The secret to finding true love may lie in genetic differences

Immune system DNA could influence mating

People are more likely to become lovers if their genes share little in common, according to a study that demonstrates a possible biological mechanism controlling the sexual attraction between men and women.

Heterosexual men and women with dissimilar genes are more likely to get married than people with a similar genetic heritage. The findings indicate that certain genes control some of the subconscious desires behind the choice of one partner over another, as a way of preventing inbreeding and boosting a child's immune defences.

Researchers studied the genes of 90 married couples and found that their DNA in a key region of their chromosomes was significantly different compared with the same stretch of DNA in 152 couples chosen at random from the population and who were neither married nor having sexual relations with one another.

The genes, called the major histocompatibility complex (MHC), are part of the immune system. This is the first rsearch of its kind showing that they may play a significant role in whether or not couples are likely to get married.

If the MHC genes played no role in the choice of a mate, then the scientists would expect to find similar differences between both sets of couples – the married and the unmarried. However, the statistically significant difference suggests that the dissimilar MHC genes influenced whether men and women become attracted to one another.

"Although it is tempting to think that humans choose their partners because of their similarities, our research has shown clearly that it is differences that make for successful reproduction, and that the subconscious drive to have healthy children is important when choosing a mate," said Professor Maria da Graca Bicalho of the University of Parana in Brazil.

"We expect to find that cultural aspects play an important role in mate choice, and we certainly do not subscribe to the theory that if a person bears a particular genetic variant it will determine his or her behaviour," she said. "But we also think that the subconscious evolutionary aspect of partner choice should not be overlooked.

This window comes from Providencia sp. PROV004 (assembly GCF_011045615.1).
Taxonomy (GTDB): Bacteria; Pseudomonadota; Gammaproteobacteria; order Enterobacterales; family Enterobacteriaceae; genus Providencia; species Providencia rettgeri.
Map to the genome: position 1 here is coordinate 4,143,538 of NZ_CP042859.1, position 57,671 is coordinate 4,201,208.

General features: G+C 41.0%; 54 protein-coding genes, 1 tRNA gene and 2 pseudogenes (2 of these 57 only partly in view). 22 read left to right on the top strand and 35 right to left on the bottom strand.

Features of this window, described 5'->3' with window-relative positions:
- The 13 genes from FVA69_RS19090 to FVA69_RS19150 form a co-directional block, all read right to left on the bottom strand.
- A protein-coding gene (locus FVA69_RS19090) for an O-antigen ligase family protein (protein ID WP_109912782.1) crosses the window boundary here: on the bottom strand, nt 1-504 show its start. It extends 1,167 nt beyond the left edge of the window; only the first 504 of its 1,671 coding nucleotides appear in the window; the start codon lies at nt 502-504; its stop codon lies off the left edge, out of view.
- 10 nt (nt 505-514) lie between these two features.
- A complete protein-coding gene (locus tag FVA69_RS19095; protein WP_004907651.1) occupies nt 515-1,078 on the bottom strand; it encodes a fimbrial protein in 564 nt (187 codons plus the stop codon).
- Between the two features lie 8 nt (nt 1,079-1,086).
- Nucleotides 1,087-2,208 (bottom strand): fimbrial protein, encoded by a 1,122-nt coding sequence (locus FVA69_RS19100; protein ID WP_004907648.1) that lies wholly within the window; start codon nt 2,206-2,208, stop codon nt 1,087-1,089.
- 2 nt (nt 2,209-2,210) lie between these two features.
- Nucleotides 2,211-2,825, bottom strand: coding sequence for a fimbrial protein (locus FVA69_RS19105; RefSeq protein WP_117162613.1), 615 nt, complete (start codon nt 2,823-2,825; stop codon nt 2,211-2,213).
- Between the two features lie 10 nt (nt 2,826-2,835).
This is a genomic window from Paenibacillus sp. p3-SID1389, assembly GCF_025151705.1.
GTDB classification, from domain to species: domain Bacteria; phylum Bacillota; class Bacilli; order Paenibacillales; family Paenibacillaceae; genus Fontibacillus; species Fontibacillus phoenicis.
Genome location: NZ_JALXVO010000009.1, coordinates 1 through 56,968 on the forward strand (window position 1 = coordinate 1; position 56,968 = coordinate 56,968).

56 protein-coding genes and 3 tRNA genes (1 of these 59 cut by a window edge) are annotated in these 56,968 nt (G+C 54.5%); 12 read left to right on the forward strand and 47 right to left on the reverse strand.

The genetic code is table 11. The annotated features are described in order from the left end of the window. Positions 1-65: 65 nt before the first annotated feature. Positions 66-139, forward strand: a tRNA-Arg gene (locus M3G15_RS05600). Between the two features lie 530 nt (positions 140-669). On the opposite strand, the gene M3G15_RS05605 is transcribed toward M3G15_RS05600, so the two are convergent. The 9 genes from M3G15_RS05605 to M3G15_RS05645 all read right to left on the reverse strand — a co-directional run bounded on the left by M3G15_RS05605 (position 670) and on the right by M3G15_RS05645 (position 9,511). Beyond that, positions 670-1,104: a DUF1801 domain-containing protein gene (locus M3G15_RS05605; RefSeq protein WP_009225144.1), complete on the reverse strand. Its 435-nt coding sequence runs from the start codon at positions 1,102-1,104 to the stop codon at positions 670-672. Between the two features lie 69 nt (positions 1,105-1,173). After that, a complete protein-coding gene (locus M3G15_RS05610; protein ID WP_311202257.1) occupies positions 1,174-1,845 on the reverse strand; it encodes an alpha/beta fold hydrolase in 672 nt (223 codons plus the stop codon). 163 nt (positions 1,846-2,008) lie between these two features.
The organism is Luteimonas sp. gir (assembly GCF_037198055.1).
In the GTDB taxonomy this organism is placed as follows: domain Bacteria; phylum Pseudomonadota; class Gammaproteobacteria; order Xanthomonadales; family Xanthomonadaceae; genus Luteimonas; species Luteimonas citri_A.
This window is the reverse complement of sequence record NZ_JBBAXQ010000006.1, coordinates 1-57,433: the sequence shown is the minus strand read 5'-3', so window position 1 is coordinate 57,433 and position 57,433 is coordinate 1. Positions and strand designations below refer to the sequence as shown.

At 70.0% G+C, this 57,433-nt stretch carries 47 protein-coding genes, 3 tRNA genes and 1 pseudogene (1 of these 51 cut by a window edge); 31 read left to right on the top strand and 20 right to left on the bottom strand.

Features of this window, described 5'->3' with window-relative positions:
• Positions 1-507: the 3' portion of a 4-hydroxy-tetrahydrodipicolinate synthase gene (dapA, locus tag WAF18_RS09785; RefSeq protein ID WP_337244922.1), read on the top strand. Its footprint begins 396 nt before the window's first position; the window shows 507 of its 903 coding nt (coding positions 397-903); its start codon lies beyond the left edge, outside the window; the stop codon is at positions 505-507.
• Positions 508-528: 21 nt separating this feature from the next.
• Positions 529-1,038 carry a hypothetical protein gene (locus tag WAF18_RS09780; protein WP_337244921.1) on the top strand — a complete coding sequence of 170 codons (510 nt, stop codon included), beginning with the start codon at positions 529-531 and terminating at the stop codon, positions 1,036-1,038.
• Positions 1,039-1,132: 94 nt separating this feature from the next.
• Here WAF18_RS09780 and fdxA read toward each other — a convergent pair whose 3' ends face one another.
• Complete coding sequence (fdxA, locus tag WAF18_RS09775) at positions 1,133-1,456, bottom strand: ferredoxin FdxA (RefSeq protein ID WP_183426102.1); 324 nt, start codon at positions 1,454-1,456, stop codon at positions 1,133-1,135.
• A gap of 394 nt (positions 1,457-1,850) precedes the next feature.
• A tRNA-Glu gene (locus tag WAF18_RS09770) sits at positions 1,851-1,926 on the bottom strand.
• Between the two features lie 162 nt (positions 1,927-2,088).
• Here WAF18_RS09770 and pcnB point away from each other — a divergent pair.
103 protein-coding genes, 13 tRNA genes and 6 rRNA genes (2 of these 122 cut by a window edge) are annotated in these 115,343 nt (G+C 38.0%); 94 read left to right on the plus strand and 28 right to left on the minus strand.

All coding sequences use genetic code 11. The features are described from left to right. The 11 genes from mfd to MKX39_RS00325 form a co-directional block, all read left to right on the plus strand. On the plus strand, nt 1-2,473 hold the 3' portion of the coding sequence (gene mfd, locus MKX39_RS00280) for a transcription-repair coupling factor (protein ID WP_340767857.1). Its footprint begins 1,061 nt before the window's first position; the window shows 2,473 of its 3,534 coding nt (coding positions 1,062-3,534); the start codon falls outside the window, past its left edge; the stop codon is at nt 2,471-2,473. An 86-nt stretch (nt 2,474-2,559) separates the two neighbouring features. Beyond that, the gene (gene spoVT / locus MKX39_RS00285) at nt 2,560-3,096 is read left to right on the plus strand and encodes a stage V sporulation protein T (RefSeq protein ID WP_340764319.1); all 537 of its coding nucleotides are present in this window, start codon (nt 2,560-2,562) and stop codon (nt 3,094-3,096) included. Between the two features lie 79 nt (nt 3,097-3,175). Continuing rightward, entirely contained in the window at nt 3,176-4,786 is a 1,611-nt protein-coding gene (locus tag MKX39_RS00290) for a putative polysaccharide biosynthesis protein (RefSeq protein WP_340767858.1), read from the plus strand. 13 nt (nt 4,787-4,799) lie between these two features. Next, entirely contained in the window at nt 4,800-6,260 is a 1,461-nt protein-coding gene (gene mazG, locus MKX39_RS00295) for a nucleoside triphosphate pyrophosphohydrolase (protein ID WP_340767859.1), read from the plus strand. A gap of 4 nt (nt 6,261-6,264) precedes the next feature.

"This has an important role to play in ensuring healthy reproduction, by helping to ensure that children are born with a strong immune system better able to cope with infection."

It is possible that in addition to helping the body fight off diseases, the MHC genes have a subtle effect on body scents or pheromones which might in humans play a part in deciding whether a man or a woman is subconsciously considered to be attractive to an individual of the opposite sex.

"Pheromones play an important role in mammalian social behaviour. In humans, this has been more complex and questions like 'What draws people of the opposite sex together?' are still waiting for more investigations and answers," Professor Bicalho said.

The study does not, sadly, mean that scientists are able to say with any certainly whether one individual would fall in love with another.

News
people'It can last and it's terrifying'
Sport
Danny Welbeck's Manchester United future is in doubt
footballGunners confirm signing from Manchester United
Sport
footballStriker has moved on loan for the remainder of the season
Sport
footballFeaturing Bart Simpson
PROMOTED VIDEO
News
Katie Hopkins appearing on 'This Morning' after she purposefully put on 4 stone.
peopleKatie Hopkins breaks down in tears over weight gain challenge
News
Ricky Gervais performs stand-up
people
Arts and Entertainment
Olivia Colman topped the list of the 30 most influential females in broadcasting
tv
News
Kelly Brook
peopleA spokesperson said the support group was 'extremely disappointed'
Life and Style
techIf those brochure kitchens look a little too perfect to be true, well, that’s probably because they are
Sport
Andy Murray celebrates a shot while playing Jo-Wilfried Tsonga
TennisWin sets up blockbuster US Open quarter-final against Djokovic
News
ebooksAn unforgettable anthology of contemporary reportage
Arts and Entertainment